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Outside Spending Jumps for Local Candidates Who Cast Doubt on 2020 Election

Of 6 candid­ates in recent Wisconsin races suppor­ted by messaging cast­ing doubt on the 2020 elec­tion, 5 won office.

Of 6 candid­ates in recent Wisconsin races suppor­ted by messaging cast­ing doubt on the 2020 elec­tion, 5 won office.

Last Tues­day’s local elec­tions in and around Green Bay, Wiscon­sin, were the focus of big spend­ing by outside groups push­ing narrat­ives around elec­tion denial — claims that the 2020 pres­id­en­tial elec­tion was so marred by fraud that it came to the wrong result. Some of the messages being peddled accused local offi­cials of miscon­duct in the elec­tion, while others implied that their preferred candid­ate must be elec­ted to preserve demo­cracy. Of the six candid­ates suppor­ted by messaging cast­ing doubt on the last elec­tion, five won office, and three of those unseated incum­bents.

This year, races for posi­tions with a role in elec­tion admin­is­tra­tion have been a focus of unpre­ced­en­ted national atten­tion amid a disin­form­a­tion campaign attempt­ing to cast doubt on the result in the 2020 pres­id­en­tial elec­tion. Much of the focus has been at the state level, where the Bren­nan Center has found that fundrais­ing for secret­ary of state candid­ates has skyrock­eted. But local offi­cials also play crucial roles running our elec­tions, and large expendit­ures in Green Bay are a sign that local elec­tions every­where could be at risk from attacks harm­ful to voters’ trust in our demo­cracy.

Green Bay has been a target of elec­tion denial, mostly focused on the city’s accept­ance of char­it­able dona­tions from the Center for Tech and Civic Life, which is funded largely by Face­book CEO Mark Zuck­er­berg. CTCL provided funds to thou­sands of elec­tion agen­cies across 49 states, award­ing funds on a nonpar­tisan basis. Green Bay used the money to pay poll work­ers and for other admin­is­tra­tion expenses. Debunked conspir­acy theor­ies claim that the funds amoun­ted to a bribe to swing the elec­tion for Joe Biden.

Restor­a­tion PAC, based in Illinois, reportedly spent more than $78,000 on brochures and ad buys support­ing candid­ates for Green Bay City Coun­cil and its county, Brown County. The TV spot begins: “Free and fair elec­tions are the Wiscon­sin way, but Green Bay lead­ers changed all that. They let partisan outsiders take control of the 2020 elec­tion oper­a­tions.”

Restor­a­tion PAC gets the lion’s share of its fund­ing from Richard Uihlein, a ship­ping supplies magnate who gave the group $7.5 million in 2021. Uihlein has suppor­ted groups involved in chal­len­ging the elec­tion result, in addi­tion to making maximum legal dona­tions to elec­tion deni­al­ist candid­ates in secret­ary of state races in Geor­gia and Nevada.

On the oppos­ite side of the issue, a Wash­ing­ton, DC, group called Open Demo­cracy PAC spent more than $224,000 on digital ads support­ing candid­ates in Green Bay and nearby communit­ies. All five of the candid­ates Open Demo­cracy PAC boos­ted were opposed by Restor­a­tion PAC. Open Demo­cracy’s campaign included Face­book ads with a video claim­ing that “our demo­cracy is as stake” and asked the viewer to “do your part to keep Wiscon­sin elec­tions fair, secure, and access­ible” by voting for the candid­ate. Open Demo­cracy was formed in 2021 and seeded with $150,000 from the Sixteen Thirty Fund, a liberal dark money group.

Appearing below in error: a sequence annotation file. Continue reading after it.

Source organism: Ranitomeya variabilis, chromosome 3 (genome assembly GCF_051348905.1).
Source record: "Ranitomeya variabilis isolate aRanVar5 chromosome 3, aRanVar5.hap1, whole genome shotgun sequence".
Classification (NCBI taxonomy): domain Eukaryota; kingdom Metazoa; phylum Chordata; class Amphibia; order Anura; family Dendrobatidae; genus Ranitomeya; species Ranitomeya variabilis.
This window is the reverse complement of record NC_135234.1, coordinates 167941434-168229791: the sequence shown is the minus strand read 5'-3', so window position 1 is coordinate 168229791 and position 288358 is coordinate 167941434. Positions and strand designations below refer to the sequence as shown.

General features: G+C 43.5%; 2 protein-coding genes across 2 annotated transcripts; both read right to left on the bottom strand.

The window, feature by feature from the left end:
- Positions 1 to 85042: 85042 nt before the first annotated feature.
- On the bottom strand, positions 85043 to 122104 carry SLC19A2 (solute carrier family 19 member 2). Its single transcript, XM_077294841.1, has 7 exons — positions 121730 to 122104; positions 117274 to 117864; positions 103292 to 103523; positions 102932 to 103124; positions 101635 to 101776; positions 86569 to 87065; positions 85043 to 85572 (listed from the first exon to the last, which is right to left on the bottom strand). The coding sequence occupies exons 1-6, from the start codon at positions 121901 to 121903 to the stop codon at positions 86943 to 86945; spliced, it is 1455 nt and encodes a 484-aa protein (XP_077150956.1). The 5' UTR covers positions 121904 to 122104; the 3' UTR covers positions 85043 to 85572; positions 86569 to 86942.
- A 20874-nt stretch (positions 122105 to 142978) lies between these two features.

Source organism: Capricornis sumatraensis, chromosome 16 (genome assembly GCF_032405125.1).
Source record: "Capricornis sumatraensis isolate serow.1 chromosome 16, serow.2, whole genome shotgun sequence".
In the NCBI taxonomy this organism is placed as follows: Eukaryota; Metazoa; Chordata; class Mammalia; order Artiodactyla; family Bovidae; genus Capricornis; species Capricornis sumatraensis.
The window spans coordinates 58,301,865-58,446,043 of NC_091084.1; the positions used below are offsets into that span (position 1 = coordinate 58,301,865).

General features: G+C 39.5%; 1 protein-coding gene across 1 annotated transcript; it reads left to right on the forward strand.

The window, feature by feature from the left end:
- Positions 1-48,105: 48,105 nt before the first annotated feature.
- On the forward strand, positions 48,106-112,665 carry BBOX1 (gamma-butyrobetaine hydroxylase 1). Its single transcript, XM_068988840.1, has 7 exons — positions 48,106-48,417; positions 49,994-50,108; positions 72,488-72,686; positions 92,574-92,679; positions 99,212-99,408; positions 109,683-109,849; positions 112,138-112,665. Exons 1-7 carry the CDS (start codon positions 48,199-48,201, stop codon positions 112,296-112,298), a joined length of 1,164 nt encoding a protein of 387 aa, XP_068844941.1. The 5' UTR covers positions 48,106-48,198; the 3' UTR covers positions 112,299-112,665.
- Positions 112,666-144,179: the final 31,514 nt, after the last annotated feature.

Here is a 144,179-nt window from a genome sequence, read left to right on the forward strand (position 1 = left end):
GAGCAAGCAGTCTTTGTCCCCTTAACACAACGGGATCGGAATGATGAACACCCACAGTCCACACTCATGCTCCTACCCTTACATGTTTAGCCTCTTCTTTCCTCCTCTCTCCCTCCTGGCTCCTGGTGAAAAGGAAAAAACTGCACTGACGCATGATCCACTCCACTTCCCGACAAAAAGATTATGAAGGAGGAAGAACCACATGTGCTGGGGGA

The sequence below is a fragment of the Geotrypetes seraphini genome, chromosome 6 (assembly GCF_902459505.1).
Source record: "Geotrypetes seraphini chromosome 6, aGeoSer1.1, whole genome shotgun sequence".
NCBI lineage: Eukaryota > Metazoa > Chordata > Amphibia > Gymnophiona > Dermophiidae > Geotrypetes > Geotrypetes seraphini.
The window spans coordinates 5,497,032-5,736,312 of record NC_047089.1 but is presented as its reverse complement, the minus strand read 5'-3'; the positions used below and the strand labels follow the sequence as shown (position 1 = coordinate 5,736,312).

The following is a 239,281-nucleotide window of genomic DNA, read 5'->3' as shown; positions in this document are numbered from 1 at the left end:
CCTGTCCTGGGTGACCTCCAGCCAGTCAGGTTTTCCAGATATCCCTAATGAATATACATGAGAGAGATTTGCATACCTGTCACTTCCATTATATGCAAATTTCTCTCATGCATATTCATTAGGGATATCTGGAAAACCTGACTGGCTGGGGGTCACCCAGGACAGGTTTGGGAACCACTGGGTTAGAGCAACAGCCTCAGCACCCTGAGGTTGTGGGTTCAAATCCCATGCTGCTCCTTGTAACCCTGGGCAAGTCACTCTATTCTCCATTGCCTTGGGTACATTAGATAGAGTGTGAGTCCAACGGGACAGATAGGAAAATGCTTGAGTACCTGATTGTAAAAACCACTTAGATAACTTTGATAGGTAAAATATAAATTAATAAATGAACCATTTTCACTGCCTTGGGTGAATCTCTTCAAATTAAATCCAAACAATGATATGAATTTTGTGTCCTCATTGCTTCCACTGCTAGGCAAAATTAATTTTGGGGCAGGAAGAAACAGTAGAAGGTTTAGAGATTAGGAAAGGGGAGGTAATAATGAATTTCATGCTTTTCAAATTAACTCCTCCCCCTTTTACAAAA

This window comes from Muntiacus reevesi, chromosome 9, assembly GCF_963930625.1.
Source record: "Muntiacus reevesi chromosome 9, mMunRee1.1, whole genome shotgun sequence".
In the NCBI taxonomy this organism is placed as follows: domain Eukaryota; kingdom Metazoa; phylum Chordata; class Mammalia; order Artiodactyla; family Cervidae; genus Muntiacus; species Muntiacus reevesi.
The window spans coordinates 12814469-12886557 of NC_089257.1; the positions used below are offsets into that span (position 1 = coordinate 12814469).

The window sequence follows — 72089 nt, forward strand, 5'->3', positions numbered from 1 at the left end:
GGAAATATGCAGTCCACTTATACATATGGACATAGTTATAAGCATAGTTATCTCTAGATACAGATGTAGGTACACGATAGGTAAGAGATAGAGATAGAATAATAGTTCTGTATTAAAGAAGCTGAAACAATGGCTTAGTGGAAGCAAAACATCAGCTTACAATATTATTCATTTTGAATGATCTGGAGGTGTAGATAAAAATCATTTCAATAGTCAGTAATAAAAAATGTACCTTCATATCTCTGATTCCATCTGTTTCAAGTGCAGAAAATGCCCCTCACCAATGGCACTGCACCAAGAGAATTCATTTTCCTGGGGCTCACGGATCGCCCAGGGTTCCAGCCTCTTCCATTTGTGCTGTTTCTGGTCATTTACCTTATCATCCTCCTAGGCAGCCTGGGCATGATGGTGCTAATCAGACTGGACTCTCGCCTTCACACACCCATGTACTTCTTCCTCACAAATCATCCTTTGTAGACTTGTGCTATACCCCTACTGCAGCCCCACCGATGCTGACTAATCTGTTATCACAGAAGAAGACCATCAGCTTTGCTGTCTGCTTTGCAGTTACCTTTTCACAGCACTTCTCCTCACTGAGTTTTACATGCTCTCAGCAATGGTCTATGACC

Although it’s unclear how much either group’s spend­ing influ­enced voters, Restor­a­tion PAC had the better record on elec­tion night. Only one of Open Demo­cracy’s favored candid­ates won, while five of the candid­ates Restor­a­tion PAC suppor­ted won — of those, two unseated incum­bents on the Green Bay City Coun­cil and one beat a Brown County Board incum­bent.

The Demo­cratic Party of Wiscon­sin also weighed in with messaging focused on elec­tion denial claims. It bought Face­book ads oppos­ing one of the Green Bay City Coun­cil candid­ates. The ads said, “She organ­ized the Green Bay Janu­ary 6 Stop the Steal rally to under­mine confid­ence in our elec­tions. She’s contin­ued to push elec­tion conspir­acy theor­ies.” The image labels the candid­ate “a threat to our demo­cracy.” She went on to win the race.

Green Bay candid­ates — even some who were suppor­ted by these expendit­ures — opposed outside groups’ activ­ity in their elec­tions, which are nonpar­tisan. Seven of twenty-one city coun­cil candid­ates signed a pledge to not accept outside money in their campaigns. The sense that candid­ates lost messaging control to national groups is high­lighted by the fact that some candid­ates were over­whelm­ingly outspent by outside interests. For example, Open Demo­cracy reportedly spent $30,000 in support of Aron Obrecht, whose campaign spent just $1,055 as of March 25 accord­ing to a campaign finance filing. Obrecht said he didn’t know why the group boos­ted him, spec­u­lat­ing, “If I were to guess, they’re trying to inter­fere with elec­tions.”

Big spend­ing by out-of-state groups warn­ing of exist­en­tial threats to our demo­cracy is a new phenomenon in Green Bay. But it’s consist­ent with the trend of candid­ates center­ing their campaigns around elec­tion denial for state-level elec­tion offi­cial posi­tions across the coun­try, as well as in local races in Geor­gia and Texas.

Even with only early data for this elec­tion cycle, it is clear there is an explo­sion in out-of-state dona­tions to secret­ary of state candid­ates in battle­grounds. And outside spend­ing from super PACs and dark money groups is sure to play a big role this year. How much this barrage of messages about elec­tion denial affects the public’s trust in our demo­cracy remains to be seen.

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